Colonial State-Building and the Negotiation of Arab and Berber Identity in Protectorate Morocco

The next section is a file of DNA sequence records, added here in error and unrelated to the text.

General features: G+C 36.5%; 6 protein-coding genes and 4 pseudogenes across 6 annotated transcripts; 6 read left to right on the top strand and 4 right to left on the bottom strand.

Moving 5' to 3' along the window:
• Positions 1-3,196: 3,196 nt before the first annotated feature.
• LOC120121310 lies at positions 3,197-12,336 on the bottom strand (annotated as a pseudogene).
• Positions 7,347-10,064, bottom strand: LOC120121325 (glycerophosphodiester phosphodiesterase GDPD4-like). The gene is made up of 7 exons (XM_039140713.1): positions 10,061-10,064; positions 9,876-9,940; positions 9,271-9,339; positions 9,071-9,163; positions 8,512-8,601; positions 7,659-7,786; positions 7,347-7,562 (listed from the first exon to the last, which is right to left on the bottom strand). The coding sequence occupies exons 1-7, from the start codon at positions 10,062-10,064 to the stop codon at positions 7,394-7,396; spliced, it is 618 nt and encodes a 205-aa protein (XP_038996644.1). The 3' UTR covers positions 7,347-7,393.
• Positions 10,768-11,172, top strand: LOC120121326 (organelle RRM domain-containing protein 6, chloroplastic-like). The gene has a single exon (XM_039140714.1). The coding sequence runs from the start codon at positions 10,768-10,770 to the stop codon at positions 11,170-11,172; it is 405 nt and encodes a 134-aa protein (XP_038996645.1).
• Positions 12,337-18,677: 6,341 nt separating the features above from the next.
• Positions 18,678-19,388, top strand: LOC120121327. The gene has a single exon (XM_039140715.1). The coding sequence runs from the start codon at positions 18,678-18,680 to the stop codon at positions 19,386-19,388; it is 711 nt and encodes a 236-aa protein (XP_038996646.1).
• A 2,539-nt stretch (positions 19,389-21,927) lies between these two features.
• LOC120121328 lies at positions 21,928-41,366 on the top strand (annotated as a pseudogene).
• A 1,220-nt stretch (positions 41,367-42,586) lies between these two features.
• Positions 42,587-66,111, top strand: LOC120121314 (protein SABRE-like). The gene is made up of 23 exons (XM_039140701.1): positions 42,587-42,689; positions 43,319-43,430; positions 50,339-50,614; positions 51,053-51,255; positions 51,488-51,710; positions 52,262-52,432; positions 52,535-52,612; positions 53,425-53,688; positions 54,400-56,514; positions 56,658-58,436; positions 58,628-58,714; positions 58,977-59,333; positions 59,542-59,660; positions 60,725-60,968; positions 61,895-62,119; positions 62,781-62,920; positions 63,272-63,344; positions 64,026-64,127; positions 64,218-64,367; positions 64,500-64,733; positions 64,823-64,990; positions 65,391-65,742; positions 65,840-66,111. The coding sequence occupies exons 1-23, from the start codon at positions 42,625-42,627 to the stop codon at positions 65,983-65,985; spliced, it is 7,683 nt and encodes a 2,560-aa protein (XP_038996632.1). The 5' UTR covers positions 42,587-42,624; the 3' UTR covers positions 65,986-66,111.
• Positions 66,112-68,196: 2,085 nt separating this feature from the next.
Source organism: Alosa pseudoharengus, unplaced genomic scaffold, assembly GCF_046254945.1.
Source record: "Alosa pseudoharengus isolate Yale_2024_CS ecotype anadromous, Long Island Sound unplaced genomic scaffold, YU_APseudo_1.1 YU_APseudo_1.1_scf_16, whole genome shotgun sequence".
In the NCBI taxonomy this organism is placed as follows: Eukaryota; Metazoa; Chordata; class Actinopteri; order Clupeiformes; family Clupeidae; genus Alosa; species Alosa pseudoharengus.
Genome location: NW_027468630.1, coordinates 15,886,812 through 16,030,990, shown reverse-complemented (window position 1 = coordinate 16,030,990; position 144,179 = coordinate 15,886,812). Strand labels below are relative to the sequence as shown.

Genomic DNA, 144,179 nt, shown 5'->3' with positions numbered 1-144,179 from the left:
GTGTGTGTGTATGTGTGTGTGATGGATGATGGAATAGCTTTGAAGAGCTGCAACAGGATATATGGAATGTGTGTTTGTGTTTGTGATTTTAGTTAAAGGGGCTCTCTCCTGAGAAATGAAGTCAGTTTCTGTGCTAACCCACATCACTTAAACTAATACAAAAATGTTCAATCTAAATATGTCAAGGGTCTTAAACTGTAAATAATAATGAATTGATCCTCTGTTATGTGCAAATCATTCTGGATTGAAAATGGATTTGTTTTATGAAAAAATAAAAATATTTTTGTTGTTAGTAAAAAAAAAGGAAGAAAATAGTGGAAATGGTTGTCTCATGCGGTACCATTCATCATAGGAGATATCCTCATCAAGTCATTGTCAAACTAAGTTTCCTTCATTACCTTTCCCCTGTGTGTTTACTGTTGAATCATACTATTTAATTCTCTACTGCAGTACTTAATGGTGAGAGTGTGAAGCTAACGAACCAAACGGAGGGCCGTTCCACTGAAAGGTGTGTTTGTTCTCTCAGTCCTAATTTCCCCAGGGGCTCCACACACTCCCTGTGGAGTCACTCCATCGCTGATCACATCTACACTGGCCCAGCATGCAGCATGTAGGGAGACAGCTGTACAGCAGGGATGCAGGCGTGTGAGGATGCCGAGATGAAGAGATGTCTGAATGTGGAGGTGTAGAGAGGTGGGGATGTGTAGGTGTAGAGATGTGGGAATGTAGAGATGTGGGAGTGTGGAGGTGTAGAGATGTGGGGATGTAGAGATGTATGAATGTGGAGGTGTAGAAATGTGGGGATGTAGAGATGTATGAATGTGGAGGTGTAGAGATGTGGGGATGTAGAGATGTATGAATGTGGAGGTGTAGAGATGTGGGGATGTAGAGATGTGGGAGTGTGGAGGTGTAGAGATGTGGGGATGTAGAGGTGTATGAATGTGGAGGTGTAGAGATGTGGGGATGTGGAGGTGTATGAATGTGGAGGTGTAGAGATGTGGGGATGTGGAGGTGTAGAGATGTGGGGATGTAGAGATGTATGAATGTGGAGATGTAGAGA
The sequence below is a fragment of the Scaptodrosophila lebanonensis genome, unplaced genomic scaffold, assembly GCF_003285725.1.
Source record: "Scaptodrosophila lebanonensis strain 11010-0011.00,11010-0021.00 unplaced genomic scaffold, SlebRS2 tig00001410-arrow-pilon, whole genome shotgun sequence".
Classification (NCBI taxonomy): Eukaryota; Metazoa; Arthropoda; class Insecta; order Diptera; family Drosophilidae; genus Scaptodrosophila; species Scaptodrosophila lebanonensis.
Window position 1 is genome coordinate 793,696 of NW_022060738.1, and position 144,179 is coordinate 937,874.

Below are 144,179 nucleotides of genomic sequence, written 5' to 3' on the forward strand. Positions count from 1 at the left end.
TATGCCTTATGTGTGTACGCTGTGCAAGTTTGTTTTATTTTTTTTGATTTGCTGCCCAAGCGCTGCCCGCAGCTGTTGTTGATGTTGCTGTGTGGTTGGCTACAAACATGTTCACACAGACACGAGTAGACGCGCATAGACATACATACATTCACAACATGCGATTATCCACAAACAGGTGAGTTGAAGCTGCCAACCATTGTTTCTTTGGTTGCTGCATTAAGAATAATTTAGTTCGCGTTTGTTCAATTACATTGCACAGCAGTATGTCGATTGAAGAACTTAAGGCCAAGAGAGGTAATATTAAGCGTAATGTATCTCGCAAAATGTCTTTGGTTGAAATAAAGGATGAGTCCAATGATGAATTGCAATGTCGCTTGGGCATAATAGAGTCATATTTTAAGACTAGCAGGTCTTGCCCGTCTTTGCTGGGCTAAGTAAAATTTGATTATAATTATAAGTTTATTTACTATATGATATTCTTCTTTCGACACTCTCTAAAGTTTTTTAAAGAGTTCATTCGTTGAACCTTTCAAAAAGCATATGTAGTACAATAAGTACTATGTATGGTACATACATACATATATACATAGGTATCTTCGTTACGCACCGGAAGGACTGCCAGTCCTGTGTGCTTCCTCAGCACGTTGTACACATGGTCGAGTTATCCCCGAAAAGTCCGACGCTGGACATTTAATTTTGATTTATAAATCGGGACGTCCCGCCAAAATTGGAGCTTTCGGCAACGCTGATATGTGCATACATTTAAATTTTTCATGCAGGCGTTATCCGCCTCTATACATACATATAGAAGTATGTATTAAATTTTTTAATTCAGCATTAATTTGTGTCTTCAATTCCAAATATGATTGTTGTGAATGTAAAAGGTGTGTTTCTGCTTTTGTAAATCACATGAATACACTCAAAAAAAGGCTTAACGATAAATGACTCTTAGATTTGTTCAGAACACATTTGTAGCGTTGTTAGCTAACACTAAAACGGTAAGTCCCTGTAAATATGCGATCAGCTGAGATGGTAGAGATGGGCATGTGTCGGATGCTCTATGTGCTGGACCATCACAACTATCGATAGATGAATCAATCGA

Colonial state-building in Protectorate Morocco, particularly the total “pacification” of territory and infrastructural development carried out between 1907 and 1934, dramatically transformed the social and political context in which collective identity was imagined in Moroccan society. Prior scholarship has highlighted the struggle between colonial administrators and urban Arabophone nationalist elites over Arab and Berber ethnic classifications used by French officials to make Moroccan society legible in the wake of conquest. This study turns to the understudied question of how rural, tribal communities responded to state- and nation-building processes, drawing on a unique collection of Tamazight (Berber) poetry gathered in the Atlas Mountains to illuminate the multiple levels on which their sense of group identity was negotiated. While studies of identity in the interwar Arab world have concentrated on how Pan-Islamism, Pan-Arabism, and local nationalisms functioned in the Arab East, this article changes the angle of analysis, beginning instead at the margins of the Arab West to explore interactions between the consolidation of nation-sized political units and multivocal efforts to reframe the religious and ethnic parameters of communal solidarity during the colonial period.

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